Plotting Likert-Scales (net stacked distributions) with ggplot #rstats

Update Thanks to Forrest for finding and fixing a bug. Scripts have been updated!

Update 2 Scripts have been updated because item ordering was still buggy. Hope everything is fixed now. Very helpful in this context was the new debug feature of RStudio, that also keeps track of all variables and their content and allows step-by-step execution of your code.

First of all, credits for this script must go to Ethan Brown, whose ideas for creating Likert scales like plots with ggplot built the core of the sjp.likert function in my package.

All I did was some visual tweaking like having positive percentage values on both sides of the x-axis, adding value labels and so on… You can pass a lot of different parameters to modify the graphical output. Please refer to my blog postings on R to get some impressions of how to tweak the plot (and/or look into the script header, which includes a description of all parameters).

Now to some examples. First, install the package from CRAN and load it with library(sjPlot). Then run following code:

likert_2 <- data.frame(as.factor(sample(1:2, 500, replace=T, prob=c(0.3,0.7))),
                       as.factor(sample(1:2, 500, replace=T, prob=c(0.6,0.4))),
                       as.factor(sample(1:2, 500, replace=T, prob=c(0.25,0.75))),
                       as.factor(sample(1:2, 500, replace=T, prob=c(0.9,0.1))),
                       as.factor(sample(1:2, 500, replace=T, prob=c(0.35,0.65))))
levels_2 <- list(c("Disagree", "Agree"))
items <- list(c("Q1", "Q2", "Q3", "Q4", "Q5"))
sjp.likert(likert_2, legendLabels=levels_2, axisLabels.x=items, orderBy="neg")

2-items Likert scale, ordered by "negative" categories.

2-items Likert scale, ordered by “negative” categories.


What you see above is a scale with two dimensions, ordered from highest “negative” category to lowest. If you leave out the orderBy parameter, the plot uses the normal item order:

likert_4 <- data.frame(as.factor(sample(1:4, 500, replace=T, prob=c(0.2,0.3,0.1,0.4))),
                       as.factor(sample(1:4, 500, replace=T, prob=c(0.5,0.25,0.15,0.1))),
                       as.factor(sample(1:4, 500, replace=T, prob=c(0.25,0.1,0.4,0.25))),
                       as.factor(sample(1:4, 500, replace=T, prob=c(0.1,0.4,0.4,0.1))),
                       as.factor(sample(1:4, 500, replace=T, prob=c(0.35,0.25,0.15,0.25))))
levels_4 <- list(c("Strongly disagree", "Disagree", "Agree", "Strongly Agree"))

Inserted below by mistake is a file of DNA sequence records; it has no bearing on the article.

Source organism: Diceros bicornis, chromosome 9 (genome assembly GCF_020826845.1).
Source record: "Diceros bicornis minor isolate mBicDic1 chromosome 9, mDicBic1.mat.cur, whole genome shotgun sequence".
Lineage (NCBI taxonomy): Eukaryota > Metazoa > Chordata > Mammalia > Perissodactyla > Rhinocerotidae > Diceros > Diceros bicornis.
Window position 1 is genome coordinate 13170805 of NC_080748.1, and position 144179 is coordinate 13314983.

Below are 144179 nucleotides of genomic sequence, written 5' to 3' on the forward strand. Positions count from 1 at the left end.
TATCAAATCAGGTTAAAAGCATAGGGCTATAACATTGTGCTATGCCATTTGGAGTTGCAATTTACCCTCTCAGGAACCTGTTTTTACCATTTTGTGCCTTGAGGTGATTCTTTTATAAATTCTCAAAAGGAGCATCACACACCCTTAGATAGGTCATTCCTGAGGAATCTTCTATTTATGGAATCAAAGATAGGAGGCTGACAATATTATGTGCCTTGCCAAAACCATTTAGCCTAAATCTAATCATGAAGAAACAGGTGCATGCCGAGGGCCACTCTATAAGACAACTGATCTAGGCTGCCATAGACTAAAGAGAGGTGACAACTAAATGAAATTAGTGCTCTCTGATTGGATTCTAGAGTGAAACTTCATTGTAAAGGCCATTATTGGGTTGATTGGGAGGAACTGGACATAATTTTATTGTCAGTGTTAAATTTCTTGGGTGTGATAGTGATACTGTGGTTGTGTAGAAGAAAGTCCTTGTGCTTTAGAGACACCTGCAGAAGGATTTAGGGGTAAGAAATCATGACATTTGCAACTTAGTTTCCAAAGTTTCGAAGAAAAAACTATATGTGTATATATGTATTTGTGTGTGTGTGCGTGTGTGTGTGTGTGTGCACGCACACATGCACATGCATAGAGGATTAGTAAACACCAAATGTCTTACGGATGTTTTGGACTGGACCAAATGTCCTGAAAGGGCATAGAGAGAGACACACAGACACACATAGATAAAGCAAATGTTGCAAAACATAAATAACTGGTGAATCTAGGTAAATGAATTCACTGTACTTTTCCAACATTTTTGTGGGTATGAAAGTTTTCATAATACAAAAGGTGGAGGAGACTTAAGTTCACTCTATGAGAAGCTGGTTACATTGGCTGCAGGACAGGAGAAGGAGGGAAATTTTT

items <- list(c("Q1", "Q2", "Q3", "Q4", "Q5"))
sjp.likert(likert_4, legendLabels=levels_4, axisLabels.x=items)

4-category-Likert-scale, ordered by items.

4-category-Likert-scale, ordered by items.


And finally, a plot with a different color set and items ordered from highest positive answer to lowest.

likert_6 <- data.frame(as.factor(sample(1:6, 500, replace=T, prob=c(0.2,0.1,0.1,0.3,0.2,0.1))),
                       as.factor(sample(1:6, 500, replace=T, prob=c(0.15,0.15,0.3,0.1,0.1,0.2))),
                       as.factor(sample(1:6, 500, replace=T, prob=c(0.2,0.25,0.05,0.2,0.2,0.2))),
                       as.factor(sample(1:6, 500, replace=T, prob=c(0.2,0.1,0.1,0.4,0.1,0.1))),
                       as.factor(sample(1:6, 500, replace=T, prob=c(0.1,0.4,0.1,0.3,0.05,0.15))))
levels_6 <- list(c("Very strongly disagree", "Strongly disagree", "Disagree", "Agree", "Strongly Agree", "Very strongly agree"))
items <- list(c("Q1", "Q2", "Q3", "Q4", "Q5"))
sjp.likert(likert_6, legendLabels=levels_6, barColor="brown", axisLabels.x=items, orderBy="pos")
6-category-Likert-scale with different color set and ordered by "positive" categories.

6-category-Likert-scale with different color set and ordered by “positive” categories.

If you need to plot stacked frequencies that have no “negative” and “positive”, but only one direction, you can also use the sjp.stackfrq function. Given that you use the likert-data frames from the above examples, you can run following code to plot stacked frequencies for scales that range from “low” to “high” and not from “negative” to “positive”.

levels_42 <- list(c("Independent", "Slightly dependent", "Dependent", "Severely dependent"))
levels_62 <- list(c("Independent", "Slightly dependent", "Dependent", "Very dependent", "Severely dependent", "Very severely dependent"))
sjp.stackfrq(likert_4, legendLabels=levels_42, axisLabels.x=items)
sjp.stackfrq(likert_6, legendLabels=levels_62, axisLabels.x=items)

This produces following two plots:

Stacked frequencies of 4-category-items.

Stacked frequencies of 4-category-items.


Stacked frequencies of 6-category-items.

Stacked frequencies of 6-category-items.

That’s it!